Pork Curry buns カレー肉まん

japanese cake

One of my food memories growing up in Japan is “Nikuman” 肉まん. It was sold in many small neighborhood stores displayed in a tall white square steam case with glass walls on three sides. (This was long before “Konbini” コンビニ or convenience stores made their appearance and became wide spread in Japan. Now-a-days, “nikuman” and many “unique” variations specific to the particular Konbini-chains are popular in convenience stores). Nikuman is a Japanese variation of Chinese baozi (包子). It is modified to better appeal to the Japanese palate. I remember as a kid, the steaming hot round white bun filled with seasoned pork meat was definitely a comfort food especially on cold winter days in Sapporo. Over the years we tried various frozen nikuman here in US. They were edible but a pale shadow in comparison to the ones from my childhood. We even tried some recently at a small Chinese bakery/eatery in San Francisco Chinatown but it was not what I remembered. Recently one of my friends (Chinese) gave me home-made baozi made by her mother. (I greatly appreciate her sacrifice in parting with some so I could taste them). They were by far the best I’ve had.  The flavor, however, was the original Chinese flavor not the Japanese flavor matching my childhood memory. So, I decided to make my own “Nikuman” using my wife’s Indian-style pork curry for the filling as a test. (Curry flavored nikuman is definitely a common variation in Japan).

This is mystery to me but my steamed buns came out brown like baked bread (above). Besides, I did not do a great job to sealing the top of the buns as you can see.

I have to assume that the spices in the curry especially the turmeric and mustard must have caused the brown color but as you can see below only surface is brown and the inside is more yellow which is the color of turmeric and mustard.

In any case, my version of “curry nikuman” was pretty good. Although obviously biased, my wife thought this was the best nikuman she has had.

I adapted my version from this recipe. I reduced this recipe in half but the proportion of ingredients especially water in the original recipe was off and ended up using much more water than the previous recipe specified.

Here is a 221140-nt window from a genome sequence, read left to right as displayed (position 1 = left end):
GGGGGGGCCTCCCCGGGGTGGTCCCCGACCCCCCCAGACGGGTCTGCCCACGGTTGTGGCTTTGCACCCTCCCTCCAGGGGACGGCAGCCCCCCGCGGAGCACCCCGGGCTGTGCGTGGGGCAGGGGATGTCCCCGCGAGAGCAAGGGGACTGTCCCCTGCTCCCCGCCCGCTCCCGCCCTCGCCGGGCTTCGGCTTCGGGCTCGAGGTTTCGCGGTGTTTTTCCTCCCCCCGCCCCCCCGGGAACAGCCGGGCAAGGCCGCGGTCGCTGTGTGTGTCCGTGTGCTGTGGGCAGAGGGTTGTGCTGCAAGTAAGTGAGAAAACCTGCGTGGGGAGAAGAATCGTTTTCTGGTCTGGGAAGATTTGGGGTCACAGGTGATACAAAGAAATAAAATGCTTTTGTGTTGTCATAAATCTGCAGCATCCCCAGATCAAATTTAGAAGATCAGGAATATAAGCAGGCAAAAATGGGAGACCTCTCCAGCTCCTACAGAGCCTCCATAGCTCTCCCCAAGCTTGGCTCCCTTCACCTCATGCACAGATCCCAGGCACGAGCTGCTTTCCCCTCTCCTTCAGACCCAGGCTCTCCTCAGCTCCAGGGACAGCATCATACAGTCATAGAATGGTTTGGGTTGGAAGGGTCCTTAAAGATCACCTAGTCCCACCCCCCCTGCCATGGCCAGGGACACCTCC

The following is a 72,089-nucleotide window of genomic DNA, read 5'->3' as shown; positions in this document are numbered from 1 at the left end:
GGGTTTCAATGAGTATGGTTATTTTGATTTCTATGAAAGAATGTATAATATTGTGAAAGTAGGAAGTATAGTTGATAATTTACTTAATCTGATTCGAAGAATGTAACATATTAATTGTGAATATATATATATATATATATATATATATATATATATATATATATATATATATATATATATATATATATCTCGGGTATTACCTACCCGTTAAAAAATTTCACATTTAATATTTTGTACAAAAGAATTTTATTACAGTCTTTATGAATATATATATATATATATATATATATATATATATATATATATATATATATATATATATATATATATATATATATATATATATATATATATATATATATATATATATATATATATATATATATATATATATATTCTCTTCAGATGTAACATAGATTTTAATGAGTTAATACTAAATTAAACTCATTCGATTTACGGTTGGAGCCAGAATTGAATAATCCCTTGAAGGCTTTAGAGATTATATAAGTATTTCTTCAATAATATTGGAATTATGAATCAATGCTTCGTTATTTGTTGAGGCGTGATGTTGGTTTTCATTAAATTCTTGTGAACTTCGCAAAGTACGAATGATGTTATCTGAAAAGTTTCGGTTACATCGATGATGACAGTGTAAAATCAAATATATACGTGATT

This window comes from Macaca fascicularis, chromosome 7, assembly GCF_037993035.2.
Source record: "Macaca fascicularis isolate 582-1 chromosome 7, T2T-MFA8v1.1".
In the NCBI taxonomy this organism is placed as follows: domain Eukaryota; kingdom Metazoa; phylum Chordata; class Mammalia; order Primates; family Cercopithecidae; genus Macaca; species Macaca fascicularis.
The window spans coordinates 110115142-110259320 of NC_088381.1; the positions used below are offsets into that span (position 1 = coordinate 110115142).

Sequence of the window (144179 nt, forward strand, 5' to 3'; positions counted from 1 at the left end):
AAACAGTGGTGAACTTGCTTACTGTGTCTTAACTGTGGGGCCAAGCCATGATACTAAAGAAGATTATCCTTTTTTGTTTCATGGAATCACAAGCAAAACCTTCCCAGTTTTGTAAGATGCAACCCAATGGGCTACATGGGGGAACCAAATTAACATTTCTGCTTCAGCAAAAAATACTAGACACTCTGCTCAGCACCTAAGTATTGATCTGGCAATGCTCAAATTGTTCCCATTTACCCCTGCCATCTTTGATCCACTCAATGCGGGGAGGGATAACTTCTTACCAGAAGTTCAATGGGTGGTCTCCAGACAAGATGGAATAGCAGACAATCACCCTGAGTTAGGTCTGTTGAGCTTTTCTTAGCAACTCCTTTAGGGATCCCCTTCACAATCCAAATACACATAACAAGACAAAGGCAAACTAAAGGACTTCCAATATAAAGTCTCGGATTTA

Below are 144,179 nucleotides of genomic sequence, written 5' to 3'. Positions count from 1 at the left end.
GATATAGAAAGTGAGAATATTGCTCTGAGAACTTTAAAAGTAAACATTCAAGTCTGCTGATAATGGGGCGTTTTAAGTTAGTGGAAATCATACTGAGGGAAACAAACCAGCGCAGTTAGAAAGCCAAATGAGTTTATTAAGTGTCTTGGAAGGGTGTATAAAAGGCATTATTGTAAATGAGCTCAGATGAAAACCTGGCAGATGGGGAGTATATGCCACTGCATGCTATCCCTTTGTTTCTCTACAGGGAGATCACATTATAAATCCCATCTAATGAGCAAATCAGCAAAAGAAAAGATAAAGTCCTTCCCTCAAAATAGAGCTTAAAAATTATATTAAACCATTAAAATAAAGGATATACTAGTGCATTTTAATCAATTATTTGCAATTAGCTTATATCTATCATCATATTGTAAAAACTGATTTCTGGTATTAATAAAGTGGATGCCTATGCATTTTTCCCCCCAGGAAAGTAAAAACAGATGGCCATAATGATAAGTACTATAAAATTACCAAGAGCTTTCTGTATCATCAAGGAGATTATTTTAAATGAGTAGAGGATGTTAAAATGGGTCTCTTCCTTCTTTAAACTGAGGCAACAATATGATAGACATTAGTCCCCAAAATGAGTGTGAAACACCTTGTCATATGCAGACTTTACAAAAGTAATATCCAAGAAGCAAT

Ingredients for buns (made four good sized ones):

Flour: all purpose, 250grams

Dry yeast: 1 tsp

Sugar: 25 grams (I reduced sugar in half)

Baking powder: 1 tsp (I just realized the original asks for baking powder but I used baking soda—they still puffed up).

Water: nearly 2 cups

I combined the dry ingredients in a Kitchen-aid mixer using a dough hook. I mixed at speed 2 and gradually added water until a ball of dough formed on the hook as well as the center of the bottom of the bowl. I removed the dough onto the floured surface and hand kneaded it until it was nicely elastic. I placed the dough in a Ziploc bag (1 gallon) sprayed with Pam, removed the air, sealed, wrapped with towels and let it rise in a warm place for 1 hour or more (until the bulk doubled). I divided the dough into equal sized pieces (I weighed them), formed the pieces into balls and flattened it to a disk. I covered it with a towel and let it rest for 10 minutes (to relax the gluten).

Filling: I used the pork curry my wife made. I just removed the cubes of pork, shredded it by hand and using a fork, I added enough sauce to make it stick together but not too wet.

I flattened the dough and placed the stuffing in the middle on my left hand (#1), Then I stretched the dough and brought the edge to the center and repeated the process until the stuffing was covered and the surface of the buns were sealed (#2 and 3). I placed the buns on a square of parchment paper and put them in a steamer (preheated, #4). I placed on the lid and steamed for 15 minutes (#5 and 6).

To my surprise, The surface of the buns turned brown looking like baked bread. Again, I have to assume this is due to the color of the stuffing leaching out to the surface of the buns but it is not “yellow” like colors of turmeric and mustard.

In any case, the buns were soft and hot. The curry flavored pork stuffing went very well. This is not quite my childhood “nikuman” but good enough for me and my wife really liked it. The left over buns microwaved very well the next day.

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